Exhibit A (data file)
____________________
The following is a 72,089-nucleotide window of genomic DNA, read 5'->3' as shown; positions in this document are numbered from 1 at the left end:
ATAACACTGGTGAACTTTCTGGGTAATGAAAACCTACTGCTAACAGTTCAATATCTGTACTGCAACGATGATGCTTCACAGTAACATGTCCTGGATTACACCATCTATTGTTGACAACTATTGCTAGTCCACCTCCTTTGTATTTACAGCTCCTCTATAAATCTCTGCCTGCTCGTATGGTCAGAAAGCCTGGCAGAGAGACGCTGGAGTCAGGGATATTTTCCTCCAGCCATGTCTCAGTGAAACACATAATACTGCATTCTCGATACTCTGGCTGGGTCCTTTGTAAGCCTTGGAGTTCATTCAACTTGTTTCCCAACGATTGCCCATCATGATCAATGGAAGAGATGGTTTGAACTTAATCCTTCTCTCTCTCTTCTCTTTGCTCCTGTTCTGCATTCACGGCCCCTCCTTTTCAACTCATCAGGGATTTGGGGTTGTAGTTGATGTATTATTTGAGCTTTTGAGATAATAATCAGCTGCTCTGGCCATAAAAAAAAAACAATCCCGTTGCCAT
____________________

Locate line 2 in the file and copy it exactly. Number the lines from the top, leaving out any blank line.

ATAACACTGGTGAACTTTCTGGGTAATGAAAACCTACTGCTAACAGTTCAATATCTGTACTGCAACGATGATGCTTCACAGTAACATGTCCTGGATTACACCATCTATTGTTGACAACTATTGCTAGTCCACCTCCTTTGTATTTACAGCTCCTCTATAAATCTCTGCCTGCTCGTATGGTCAGAAAGCCTGGCAGAGAGACGCTGGAGTCAGGGATATTTTCCTCCAGCCATGTCTCAGTGAAACACATAATACTGCATTCTCGATACTCTGGCTGGGTCCTTTGTAAGCCTTGGAGTTCATTCAACTTGTTTCCCAACGATTGCCCATCATGATCAATGGAAGAGATGGTTTGAACTTAATCCTTCTCTCTCTCTTCTCTTTGCTCCTGTTCTGCATTCACGGCCCCTCCTTTTCAACTCATCAGGGATTTGGGGTTGTAGTTGATGTATTATTTGAGCTTTTGAGATAATAATCAGCTGCTCTGGCCATAAAAAAAAAACAATCCCGTTGCCAT